First, this will cre­ate con­fu­sion with vot­ers in the shared media mar­ket who will not receive pre­paid postage.

My inter­est with this pro­posed ordi­nance is when it comes to return­ing a bal­lot to the coun­ty elec­tions office, that vot­ers in King Coun­ty will be treat­ed dif­fer­ent­ly in the upcom­ing pri­ma­ry and gen­er­al elec­tions than vot­ers in the remain­ing thir­ty-eight coun­ties. Unfor­tu­nate­ly, many, if not most of the oth­er thir­ty-eight coun­ties don’t have abil­i­ty to pay for return postage in their fall elections.

We have a num­ber of dis­tressed coun­ties who are fac­ing sig­nif­i­cant bud­get reduc­tions this year. I know of at least two coun­ty auditor’s offices who have received 6–12% cuts to their bud­gets in the past cou­ple of months. If the coun­cil delays this deci­sion today, I ask you to join me in going to the leg­is­la­ture and ask­ing them to fund the cost of pre­paid bal­lot return postage for the entire state for all elections.

If the coun­cil approves this ordi­nance today, I ask this coun­cil to join me in ask­ing the Gov­er­nor to give my office the emer­gency spend­ing author­i­ty to reim­burse all thir­ty-nine coun­ties, includ­ing King Coun­ty, for the return postage costs for the 2018 [Top Two] and Gen­er­al elec­tions, esti­mat­ed to be $622,602 in the [Top Two] and $1,156,261 in the Gen­er­al, for a total of $1,778,863. This becomes an emer­gency because the coun­ties need to imme­di­ate­ly begin print­ing return bal­lot envelopes for the fall elec­tions. Thank you for the oppor­tu­ni­ty to speak to this issue and I am hap­py to answer questions.

We agree with Sec­re­tary Wyman that imple­ment­ing pre­paid postage for bal­lot return envelopes imme­di­ate­ly makes sense, and that all Wash­ing­ton vot­ers should ben­e­fit — not just vot­ers in King County.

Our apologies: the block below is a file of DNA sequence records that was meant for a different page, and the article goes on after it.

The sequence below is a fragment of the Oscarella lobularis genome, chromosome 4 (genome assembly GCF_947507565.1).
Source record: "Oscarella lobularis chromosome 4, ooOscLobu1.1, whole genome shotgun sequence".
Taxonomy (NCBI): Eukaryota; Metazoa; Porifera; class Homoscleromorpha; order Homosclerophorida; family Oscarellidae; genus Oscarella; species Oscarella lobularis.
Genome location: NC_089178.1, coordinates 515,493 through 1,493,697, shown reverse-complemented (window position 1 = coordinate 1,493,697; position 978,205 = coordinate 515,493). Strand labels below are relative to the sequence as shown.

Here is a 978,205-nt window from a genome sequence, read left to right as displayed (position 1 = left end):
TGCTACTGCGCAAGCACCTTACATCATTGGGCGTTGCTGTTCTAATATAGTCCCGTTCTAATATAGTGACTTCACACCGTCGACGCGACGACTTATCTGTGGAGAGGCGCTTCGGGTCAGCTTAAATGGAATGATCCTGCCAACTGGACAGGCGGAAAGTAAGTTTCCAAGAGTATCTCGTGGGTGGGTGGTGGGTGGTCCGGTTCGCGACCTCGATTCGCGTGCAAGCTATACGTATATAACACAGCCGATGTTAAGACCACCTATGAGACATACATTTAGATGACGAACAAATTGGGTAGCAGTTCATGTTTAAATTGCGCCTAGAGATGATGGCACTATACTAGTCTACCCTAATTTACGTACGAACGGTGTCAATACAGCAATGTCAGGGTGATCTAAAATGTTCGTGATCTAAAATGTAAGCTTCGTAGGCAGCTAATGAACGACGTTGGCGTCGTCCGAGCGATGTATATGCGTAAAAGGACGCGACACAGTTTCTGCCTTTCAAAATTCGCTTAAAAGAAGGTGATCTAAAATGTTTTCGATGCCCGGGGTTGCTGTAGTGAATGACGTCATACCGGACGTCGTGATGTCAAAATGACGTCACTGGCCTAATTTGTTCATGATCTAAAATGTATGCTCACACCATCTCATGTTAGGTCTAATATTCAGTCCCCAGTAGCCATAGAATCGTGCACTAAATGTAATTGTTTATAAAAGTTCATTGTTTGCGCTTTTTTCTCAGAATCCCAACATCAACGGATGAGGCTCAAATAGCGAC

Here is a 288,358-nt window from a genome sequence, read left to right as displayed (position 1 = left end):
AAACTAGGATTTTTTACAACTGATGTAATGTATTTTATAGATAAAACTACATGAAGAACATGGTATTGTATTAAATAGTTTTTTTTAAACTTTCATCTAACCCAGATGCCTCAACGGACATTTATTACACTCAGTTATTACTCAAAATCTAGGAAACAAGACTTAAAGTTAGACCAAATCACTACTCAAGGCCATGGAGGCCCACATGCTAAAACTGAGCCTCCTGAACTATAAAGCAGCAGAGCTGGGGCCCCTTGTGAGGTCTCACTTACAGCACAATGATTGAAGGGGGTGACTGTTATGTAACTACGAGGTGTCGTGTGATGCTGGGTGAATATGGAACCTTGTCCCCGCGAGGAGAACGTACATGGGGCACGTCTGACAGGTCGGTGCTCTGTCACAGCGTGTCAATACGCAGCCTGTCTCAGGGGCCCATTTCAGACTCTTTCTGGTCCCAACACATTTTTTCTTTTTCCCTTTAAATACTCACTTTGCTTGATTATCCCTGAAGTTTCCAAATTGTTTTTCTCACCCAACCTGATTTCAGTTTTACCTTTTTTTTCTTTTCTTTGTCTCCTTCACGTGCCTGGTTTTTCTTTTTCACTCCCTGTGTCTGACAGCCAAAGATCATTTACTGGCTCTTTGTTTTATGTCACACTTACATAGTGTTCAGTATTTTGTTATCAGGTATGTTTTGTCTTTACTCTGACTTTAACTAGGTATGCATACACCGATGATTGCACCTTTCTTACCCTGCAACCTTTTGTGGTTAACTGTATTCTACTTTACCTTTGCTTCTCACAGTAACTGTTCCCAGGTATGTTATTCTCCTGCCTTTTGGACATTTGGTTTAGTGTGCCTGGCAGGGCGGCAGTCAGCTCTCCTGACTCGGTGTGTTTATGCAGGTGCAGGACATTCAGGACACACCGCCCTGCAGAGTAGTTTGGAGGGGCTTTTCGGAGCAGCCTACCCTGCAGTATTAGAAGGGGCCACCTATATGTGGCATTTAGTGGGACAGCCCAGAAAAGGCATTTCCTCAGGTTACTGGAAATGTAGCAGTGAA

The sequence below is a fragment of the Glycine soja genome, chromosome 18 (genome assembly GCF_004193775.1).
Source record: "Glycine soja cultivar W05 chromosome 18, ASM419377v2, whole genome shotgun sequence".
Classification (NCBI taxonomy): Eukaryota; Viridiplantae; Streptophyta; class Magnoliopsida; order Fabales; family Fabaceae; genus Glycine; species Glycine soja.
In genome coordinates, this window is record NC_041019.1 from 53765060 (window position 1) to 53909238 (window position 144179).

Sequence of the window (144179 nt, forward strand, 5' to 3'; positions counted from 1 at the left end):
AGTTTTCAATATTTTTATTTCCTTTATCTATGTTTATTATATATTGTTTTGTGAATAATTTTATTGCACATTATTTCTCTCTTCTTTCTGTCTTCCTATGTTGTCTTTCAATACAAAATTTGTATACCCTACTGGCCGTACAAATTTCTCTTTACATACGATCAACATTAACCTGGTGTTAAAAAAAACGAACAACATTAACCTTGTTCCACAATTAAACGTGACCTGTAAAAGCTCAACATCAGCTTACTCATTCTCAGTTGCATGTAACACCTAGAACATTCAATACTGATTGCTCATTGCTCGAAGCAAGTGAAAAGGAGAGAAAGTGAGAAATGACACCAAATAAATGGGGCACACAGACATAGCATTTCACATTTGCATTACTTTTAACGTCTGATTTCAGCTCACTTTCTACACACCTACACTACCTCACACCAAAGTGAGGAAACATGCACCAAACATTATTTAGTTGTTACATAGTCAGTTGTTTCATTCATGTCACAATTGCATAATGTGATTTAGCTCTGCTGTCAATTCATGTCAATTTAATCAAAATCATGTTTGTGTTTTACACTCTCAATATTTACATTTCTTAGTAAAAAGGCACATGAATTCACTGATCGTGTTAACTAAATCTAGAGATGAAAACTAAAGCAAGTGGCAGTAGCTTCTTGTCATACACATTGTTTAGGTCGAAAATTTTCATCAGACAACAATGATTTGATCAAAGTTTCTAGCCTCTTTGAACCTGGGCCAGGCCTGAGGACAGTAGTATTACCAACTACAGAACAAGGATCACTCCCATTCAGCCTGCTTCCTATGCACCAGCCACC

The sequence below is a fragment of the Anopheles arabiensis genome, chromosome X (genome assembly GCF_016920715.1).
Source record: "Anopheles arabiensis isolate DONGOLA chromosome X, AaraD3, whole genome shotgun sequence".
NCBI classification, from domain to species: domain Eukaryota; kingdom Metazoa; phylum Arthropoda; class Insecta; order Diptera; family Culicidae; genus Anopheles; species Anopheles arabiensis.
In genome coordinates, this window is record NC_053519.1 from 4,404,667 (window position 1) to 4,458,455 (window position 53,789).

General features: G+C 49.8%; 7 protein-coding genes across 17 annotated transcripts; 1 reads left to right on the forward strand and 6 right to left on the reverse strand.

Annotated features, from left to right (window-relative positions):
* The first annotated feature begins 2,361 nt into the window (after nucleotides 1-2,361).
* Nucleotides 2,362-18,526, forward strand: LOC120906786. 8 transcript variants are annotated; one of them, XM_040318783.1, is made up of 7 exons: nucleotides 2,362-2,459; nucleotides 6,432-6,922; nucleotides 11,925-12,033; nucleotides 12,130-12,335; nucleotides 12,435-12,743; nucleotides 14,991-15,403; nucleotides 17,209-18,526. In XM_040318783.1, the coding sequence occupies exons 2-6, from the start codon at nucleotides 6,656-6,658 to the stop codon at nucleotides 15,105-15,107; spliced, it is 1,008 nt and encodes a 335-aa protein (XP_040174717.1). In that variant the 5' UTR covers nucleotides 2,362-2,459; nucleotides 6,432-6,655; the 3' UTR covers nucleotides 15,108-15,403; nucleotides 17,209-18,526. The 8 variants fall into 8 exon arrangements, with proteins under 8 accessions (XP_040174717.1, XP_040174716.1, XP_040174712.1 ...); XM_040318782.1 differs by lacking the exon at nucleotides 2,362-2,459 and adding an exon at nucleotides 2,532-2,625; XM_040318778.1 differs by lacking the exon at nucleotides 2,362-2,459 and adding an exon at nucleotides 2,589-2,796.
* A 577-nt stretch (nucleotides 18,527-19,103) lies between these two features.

We also agree that this sit­u­a­tion con­sti­tutes an emer­gency. King Coun­ty wants to lead on remov­ing a bar­ri­er to vot­ing, which is out­stand­ing, but there are oth­er coun­ties that would like to do the same for their vot­ers, yet can’t afford to. The appro­pri­ate rem­e­dy, giv­en the Leg­is­la­ture has gone home for the year, is there­fore for Sec­re­tary Wyman to make this request, and for Gov­er­nor Inslee to say yes.

Now is the time to do this.

This is a fair­ly unprece­dent­ed era in our coun­try. The upcom­ing midterms are crit­i­cal­ly impor­tant.… so much is at stake. The out­come will deter­mine whether our coun­try con­tin­ues down a very dark road, or makes a course correction.

We have the mon­ey to get rid of this bar­ri­er to vot­ing and take anoth­er step towards arrest­ing (and revers­ing!) our alarm­ing trend of declin­ing turnout.

We are very pleased that Sec­re­tary Wyman is step­ping up and propos­ing a tan­gi­ble plan for bring­ing pre­paid postage on bal­lot return envelopes to all vot­ers this year. This is lead­er­ship. This is what we’ve been want­i­ng to see from Sec­re­tary Wyman.

This is also the per­fect fol­low-up to the Access to Democ­ra­cy page, which the League of Women Vot­ers, Fix Democ­ra­cy First, NPI, and a large coali­tion of oth­er orga­ni­za­tions worked so hard to make a real­i­ty this past ses­sion. That was a great accom­plish­ment, but it did not include pre­paid postage on return envelopes.

Gov­er­nor Inslee, please grant this request and let’s make this hap­pen for our vot­ers this year. We can afford to do this, and it’s the just and respon­si­ble thing to do.

About the author

Andrew Villeneuve is the founder and executive director of the Northwest Progressive Institute, as well as the founder of NPI's sibling, the Northwest Progressive Foundation. He has worked to advance progressive causes for over two decades as a strategist, speaker, author, and organizer. Andrew is also a cybersecurity expert, a veteran facilitator, a delegate to the Washington State Democratic Central Committee, and a member of the Climate Reality Leadership Corps.